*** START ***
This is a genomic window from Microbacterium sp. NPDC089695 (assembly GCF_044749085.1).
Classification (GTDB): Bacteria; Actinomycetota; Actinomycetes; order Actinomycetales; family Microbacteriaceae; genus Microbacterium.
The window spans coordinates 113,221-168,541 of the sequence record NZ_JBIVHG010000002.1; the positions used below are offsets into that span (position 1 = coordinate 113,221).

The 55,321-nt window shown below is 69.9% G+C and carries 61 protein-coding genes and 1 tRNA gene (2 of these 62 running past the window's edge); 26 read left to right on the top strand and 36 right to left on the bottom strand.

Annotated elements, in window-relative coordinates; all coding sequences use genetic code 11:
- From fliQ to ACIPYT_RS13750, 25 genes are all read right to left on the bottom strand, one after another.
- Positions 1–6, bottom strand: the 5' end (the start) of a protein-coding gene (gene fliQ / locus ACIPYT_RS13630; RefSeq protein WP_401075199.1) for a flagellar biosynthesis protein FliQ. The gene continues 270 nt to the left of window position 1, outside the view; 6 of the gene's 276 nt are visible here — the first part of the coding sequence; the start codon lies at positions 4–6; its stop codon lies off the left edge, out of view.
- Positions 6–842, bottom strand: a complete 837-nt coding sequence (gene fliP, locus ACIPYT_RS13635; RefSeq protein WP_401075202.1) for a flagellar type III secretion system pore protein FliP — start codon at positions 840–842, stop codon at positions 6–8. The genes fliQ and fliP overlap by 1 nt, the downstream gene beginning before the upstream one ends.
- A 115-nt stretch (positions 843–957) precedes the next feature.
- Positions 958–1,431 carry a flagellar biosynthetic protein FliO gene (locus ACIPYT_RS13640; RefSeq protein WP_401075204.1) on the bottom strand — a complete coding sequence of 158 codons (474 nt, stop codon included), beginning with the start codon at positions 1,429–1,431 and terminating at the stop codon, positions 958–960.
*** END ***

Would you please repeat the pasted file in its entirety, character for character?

This is a genomic window from Microbacterium sp. NPDC089695 (assembly GCF_044749085.1).
Classification (GTDB): Bacteria; Actinomycetota; Actinomycetes; order Actinomycetales; family Microbacteriaceae; genus Microbacterium.
The window spans coordinates 113,221-168,541 of the sequence record NZ_JBIVHG010000002.1; the positions used below are offsets into that span (position 1 = coordinate 113,221).

The 55,321-nt window shown below is 69.9% G+C and carries 61 protein-coding genes and 1 tRNA gene (2 of these 62 running past the window's edge); 26 read left to right on the top strand and 36 right to left on the bottom strand.

Annotated elements, in window-relative coordinates; all coding sequences use genetic code 11:
- From fliQ to ACIPYT_RS13750, 25 genes are all read right to left on the bottom strand, one after another.
- Positions 1–6, bottom strand: the 5' end (the start) of a protein-coding gene (gene fliQ / locus ACIPYT_RS13630; RefSeq protein WP_401075199.1) for a flagellar biosynthesis protein FliQ. The gene continues 270 nt to the left of window position 1, outside the view; 6 of the gene's 276 nt are visible here — the first part of the coding sequence; the start codon lies at positions 4–6; its stop codon lies off the left edge, out of view.
- Positions 6–842, bottom strand: a complete 837-nt coding sequence (gene fliP, locus ACIPYT_RS13635; RefSeq protein WP_401075202.1) for a flagellar type III secretion system pore protein FliP — start codon at positions 840–842, stop codon at positions 6–8. The genes fliQ and fliP overlap by 1 nt, the downstream gene beginning before the upstream one ends.
- A 115-nt stretch (positions 843–957) precedes the next feature.
- Positions 958–1,431 carry a flagellar biosynthetic protein FliO gene (locus ACIPYT_RS13640; RefSeq protein WP_401075204.1) on the bottom strand — a complete coding sequence of 158 codons (474 nt, stop codon included), beginning with the start codon at positions 1,429–1,431 and terminating at the stop codon, positions 958–960.